Australians are deluded and ignorant about the deals they are getting on their credit cards, and it’s allowing banks to get away with outrageously high interest rates and fees.
That is the main message from a new survey of 2200 credit card users by ME (formerly ME Bank), released to coincide with the second hearing of a senate inquiry into credit card fees.
The survey found that the vast majority of Australians are totally disengaged from the credit card market, and are settling for interest rates as high as 20 per cent.
One of the most surprising figures was that 73 per cent of consumers said they didn’t know the interest rate on their own credit card, while 40 per cent didn’t know whether or not they were paying an annual fee.
Despite this high level of ignorance, 65 per cent of consumers said they were confident they have the best card to suit their needs, and 78 per cent have never switched cards.
ME’s Head of Deposits and Transactional Banking, Nic Emery, said: “Credit card providers wouldn’t be able to charge so much if people were more vigilant and exercised their right to switch.”
He warned consumers to be “wary of cards with extra features, which usually attract higher rates and annual fees”.
“The average interest rate across ‘rewards cards’ is 19.5 per cent while the average across ‘non-rewards cards’ is 14.1 per cent,” he said.
“It’s also important to be aware of introductory offers that start off low, but spike after the ‘honeymoon period’ is over. A lot of people think they can pay balances within the time frame, but in reality many don’t.”
Are high interest rates really so bad?
As a low-interest, no-frills credit card provider itself, ME has an interest in encouraging people to avoid high interest cards.
But are high interest rates really so bad?
According to comparison site Mozo, the average interest rate on credit card purchases in Australia is 17.61 per cent. The average annual fee, meanwhile, is $115.
But it’s important to remember that that rate only kicks in if you are late paying your credit card bill.
According to the Reserve Bank of Australia, just under 30 per cent of credit card users are so-called ‘revolvers’ – that is, they do not pay their credit card bills in full, and therefore attract interest.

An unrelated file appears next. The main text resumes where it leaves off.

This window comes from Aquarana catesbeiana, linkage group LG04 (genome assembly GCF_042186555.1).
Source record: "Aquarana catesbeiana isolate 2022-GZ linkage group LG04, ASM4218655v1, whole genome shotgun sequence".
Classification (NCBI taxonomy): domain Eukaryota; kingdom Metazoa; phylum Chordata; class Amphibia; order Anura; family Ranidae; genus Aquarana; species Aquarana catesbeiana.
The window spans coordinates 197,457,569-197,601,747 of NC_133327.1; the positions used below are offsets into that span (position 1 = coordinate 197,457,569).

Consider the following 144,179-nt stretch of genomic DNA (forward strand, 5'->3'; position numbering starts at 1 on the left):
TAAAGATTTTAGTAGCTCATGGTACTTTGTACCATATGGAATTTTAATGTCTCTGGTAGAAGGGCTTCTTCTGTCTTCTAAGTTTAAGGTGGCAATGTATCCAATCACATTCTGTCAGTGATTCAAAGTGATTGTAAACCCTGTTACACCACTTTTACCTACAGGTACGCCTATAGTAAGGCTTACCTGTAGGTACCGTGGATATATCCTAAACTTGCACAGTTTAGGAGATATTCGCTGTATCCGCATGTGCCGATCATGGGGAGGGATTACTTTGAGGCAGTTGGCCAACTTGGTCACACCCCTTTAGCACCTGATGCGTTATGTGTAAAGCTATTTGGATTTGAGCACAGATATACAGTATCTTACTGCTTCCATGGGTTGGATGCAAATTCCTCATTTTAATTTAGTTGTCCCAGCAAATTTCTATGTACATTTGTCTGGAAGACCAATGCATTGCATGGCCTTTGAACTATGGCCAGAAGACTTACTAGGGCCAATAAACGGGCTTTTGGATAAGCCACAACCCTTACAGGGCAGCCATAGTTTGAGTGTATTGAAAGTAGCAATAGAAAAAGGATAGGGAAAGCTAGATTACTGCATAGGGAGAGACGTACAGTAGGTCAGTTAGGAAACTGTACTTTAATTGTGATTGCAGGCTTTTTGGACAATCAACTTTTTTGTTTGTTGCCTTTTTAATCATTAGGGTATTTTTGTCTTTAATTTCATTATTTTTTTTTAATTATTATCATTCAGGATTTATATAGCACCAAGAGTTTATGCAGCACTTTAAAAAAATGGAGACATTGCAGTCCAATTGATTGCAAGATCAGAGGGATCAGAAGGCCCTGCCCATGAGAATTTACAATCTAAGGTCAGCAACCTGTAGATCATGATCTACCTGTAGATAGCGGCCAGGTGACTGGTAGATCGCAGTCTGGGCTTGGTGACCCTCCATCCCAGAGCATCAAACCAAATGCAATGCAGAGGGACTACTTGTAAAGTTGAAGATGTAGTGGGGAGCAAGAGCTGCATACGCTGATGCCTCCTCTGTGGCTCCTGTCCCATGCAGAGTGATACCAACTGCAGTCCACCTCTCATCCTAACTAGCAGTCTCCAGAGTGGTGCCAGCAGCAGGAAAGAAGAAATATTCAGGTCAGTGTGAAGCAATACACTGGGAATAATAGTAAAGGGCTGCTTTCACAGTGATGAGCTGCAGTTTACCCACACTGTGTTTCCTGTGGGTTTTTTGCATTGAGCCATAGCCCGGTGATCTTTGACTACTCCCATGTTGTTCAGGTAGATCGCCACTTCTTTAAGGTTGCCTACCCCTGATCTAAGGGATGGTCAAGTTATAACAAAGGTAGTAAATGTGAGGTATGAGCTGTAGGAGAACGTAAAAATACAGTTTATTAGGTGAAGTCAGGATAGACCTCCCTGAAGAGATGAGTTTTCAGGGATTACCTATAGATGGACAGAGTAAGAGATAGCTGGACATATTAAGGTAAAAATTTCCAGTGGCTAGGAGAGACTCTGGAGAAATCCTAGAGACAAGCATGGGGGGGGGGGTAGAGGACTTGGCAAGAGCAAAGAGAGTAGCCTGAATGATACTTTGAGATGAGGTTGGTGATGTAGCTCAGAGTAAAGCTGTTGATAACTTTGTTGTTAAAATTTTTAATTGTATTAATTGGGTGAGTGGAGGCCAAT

So while everyone pays the annual fee, it’s the revolvers who are affected by high interest rates.
With unemployment on an upward trend and economic growth stalling – it was just 0.2 per cent in the June quarter – the number of people struggling to pay their credit card bills is likely to rise.
For those consumers who find themselves utterly unable to pay their bill, there is a minimum repayment.
That average minimum repayment currently stands at 2.32 per cent of your total debt, according to Mozo.
Mozo says that this low rate, combined with compound interest, means it would take more than 20 years to pay back the average debt of $4502.
This would mean you’d end up paying an extra $9096 in interest and fees on top of the $4502.
This illustrates the fact that borrowing money through a credit card makes no financial sense and is basically a gift to your bank.
Mozo is campaigning for the minimum repayment to be raised to 5 per cent to minimise this kind of gouging.
The senate inquiry
The senate inquiry heard on Thursday from a number parties, including the Consumer Action Law Centre.
In its submission to the inquiry, the CALC made 19 recommendations, including more disclosure requirements for credit card providers, giving regulators more power to enforce rules, and more resources to provide “financial counselling” to people in credit card debt.
One of the most interesting recommendations was the introduction of “account number portability”, which would allow customers to take their credit card number with them to other providers, similar to mobile phone number portability.
The CALC said this “could make switching credit cards simpler and easier for customers by allowing them to change banking service providers without changing their bank account or credit card number”.